The apparent simplicity of the return belies the complexities associated with collecting and verifying the granular data and information that is required to arrive at the return figures.

All of the information needs to be backed up by evidence of material composition, weight, recycled content, and intended use if exemptions or deferrals are to be applied. This evidence needs to be at individual component level rather than product level. The challenge arising for tax and finance professionals and advisers is not just gathering the information in the first place, but ensuring that the level of evidence is understood and is robust.

Data challenges

As with all taxes, registration, reporting and declaring the correct amount of tax is fundamental.

Businesses may already hold packaging information which has been used for compliance with the Producer Responsibility Obligations (Packaging Waste) Regulations 2007 (as amended) (commonly known as the Packaging Waste Regulations). The Packaging Waste Regulations are a regulatory regime and regulated by the Environment Agency. The information requirements are different, less granular, and the approach to accuracy and regulation of compliance is also different to tax administration.

The existing data held by businesses for compliance with the Packaging Waste Regulations commonly needs work to meet the compliance requirements of the plastic packaging tax regime. HMRC has been clear that data gaps are expected to be filled and there is no room for estimation or inaccuracies in returns.

The plastic packaging tax regime is underpinned by administrative penalties for a failure to register, file returns or make payment, and the normal tax-geared penalties for under-declarations and failure to register, as set out in the Finance Act 2007 Sch 24 and the Finance Act 2008 Sch 41 respectively. This reinforces the need for accuracy.

There is an increased complexity for importers of plastic packaging due to the fact that the requisite data and information will be sited abroad and may well be held a number of steps up the supply chain. Importers are, however, subject to the same requirements as manufacturers, irrespective of where the data sits.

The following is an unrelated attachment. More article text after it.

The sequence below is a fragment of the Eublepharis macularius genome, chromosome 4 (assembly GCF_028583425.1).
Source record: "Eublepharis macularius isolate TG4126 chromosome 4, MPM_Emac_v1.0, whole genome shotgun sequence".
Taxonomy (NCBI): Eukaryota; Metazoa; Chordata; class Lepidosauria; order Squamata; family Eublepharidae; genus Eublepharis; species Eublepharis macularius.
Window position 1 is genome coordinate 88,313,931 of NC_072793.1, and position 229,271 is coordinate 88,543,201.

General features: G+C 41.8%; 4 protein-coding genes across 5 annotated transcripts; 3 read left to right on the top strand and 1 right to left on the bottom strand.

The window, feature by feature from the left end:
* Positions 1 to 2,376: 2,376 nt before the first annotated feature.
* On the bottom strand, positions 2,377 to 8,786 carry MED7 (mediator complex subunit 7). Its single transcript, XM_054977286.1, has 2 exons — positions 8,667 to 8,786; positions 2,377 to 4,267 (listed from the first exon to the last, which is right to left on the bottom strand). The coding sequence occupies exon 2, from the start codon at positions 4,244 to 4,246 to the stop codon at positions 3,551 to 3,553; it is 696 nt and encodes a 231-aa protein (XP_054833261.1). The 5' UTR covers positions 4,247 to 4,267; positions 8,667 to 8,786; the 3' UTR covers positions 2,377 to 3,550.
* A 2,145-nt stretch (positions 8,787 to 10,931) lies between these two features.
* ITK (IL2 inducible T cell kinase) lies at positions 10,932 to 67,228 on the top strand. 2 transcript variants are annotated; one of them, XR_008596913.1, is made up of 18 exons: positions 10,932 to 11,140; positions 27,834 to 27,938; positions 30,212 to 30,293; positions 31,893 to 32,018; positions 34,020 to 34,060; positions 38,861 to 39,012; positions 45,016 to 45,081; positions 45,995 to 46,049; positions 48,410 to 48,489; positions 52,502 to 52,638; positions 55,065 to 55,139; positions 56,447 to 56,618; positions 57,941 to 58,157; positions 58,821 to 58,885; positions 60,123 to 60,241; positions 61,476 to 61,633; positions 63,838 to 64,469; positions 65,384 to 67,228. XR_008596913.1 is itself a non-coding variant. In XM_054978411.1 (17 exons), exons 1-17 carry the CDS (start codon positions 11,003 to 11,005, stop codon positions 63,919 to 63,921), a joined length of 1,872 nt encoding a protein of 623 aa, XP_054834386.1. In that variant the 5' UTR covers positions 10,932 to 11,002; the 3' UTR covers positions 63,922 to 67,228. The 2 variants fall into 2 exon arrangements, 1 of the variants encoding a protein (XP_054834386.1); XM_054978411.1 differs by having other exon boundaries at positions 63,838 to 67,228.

Joint and several liability

The Finance Act 2021 puts in place joint and several, and secondary, liability provisions in respect of plastic packaging tax for the whole supply chain. Therefore, an entity which is not registrable still has responsibilities for plastic packaging tax.

Businesses should already be carrying out due diligence checks at regular intervals, although the joint and several, and secondary, liability provisions have highlighted the need for these checks to be robust and also to include information that was previously not required. Practically, communications will be required with suppliers to ensure that the plastic packaging tax obligations are understood and will be complied with. A failure to address these issues in the supply chain and/or to build in appropriate processes and checks has the potential to result in serious financial and reputational consequences for a business.

PPT statement to be included on B2B invoices

The person paying the plastic packaging tax through their return will be required to include a ‘PPT statement’ on their invoices when making business to business supplies. More detail is expected, but as a minimum the amount of plastic packaging tax paid and declared through the tax return in relation to the plastic packaging components supplied will need to be shown. This will necessitate systems, master data and IT changes.

HMRC’s guidance sets out examples of packaging within and outside the scope of plastic packaging tax but this list is evolving and will no doubt be updated regularly. Whilst such lists are not intended to be exhaustive, it is apparent that there may be product variations that are not accounted for or have not been considered. As with any tax therefore, interaction and communication with HMRC will be necessary to get clarity on scope and application and should be borne in mind by businesses and advisers when considering the plastic packaging tax.

Potential solutions and means to address plastic packaging tax challenges

Whilst the plastic packaging tax compliance and information requirements will evidently require businesses to take extensive actions, there are solutions that can be considered to ensure that this can be managed effectively.

It is anticipated that technology will play a significant role for businesses when it comes to the plastic packaging tax. This might arise through automation of liability determination, developing consistent information gathering processes for non-tax specialists or even processes for supporting due diligence.

As an operational tax, reliant on operational data, much of the information required is generated and controlled within the business and will not sit with finance and tax professionals.  To successfully prepare for compliance therefore, finance and tax teams need to be engaged in and have oversight of the processes and controls, but engagement with the wider business stakeholders is fundamental. In order to function effectively, the plastic packaging tax requires a multidisciplinary project team.


It is clear that the plastic packaging tax presents various novel challenges for businesses and their advisers, and input from various different stakeholders in a business will be required to ensure compliance. In particular, the data and information needs present a significant burden to be overcome and require a much deeper analysis of supply chains and products than was previously the case.

The challenges are, however, not insurmountable. The collaboration of multidisciplinary teams within businesses, full and frank interaction with HMRC, and the use of technology will feature heavily in dealing with the plastic packaging tax.

bottom of page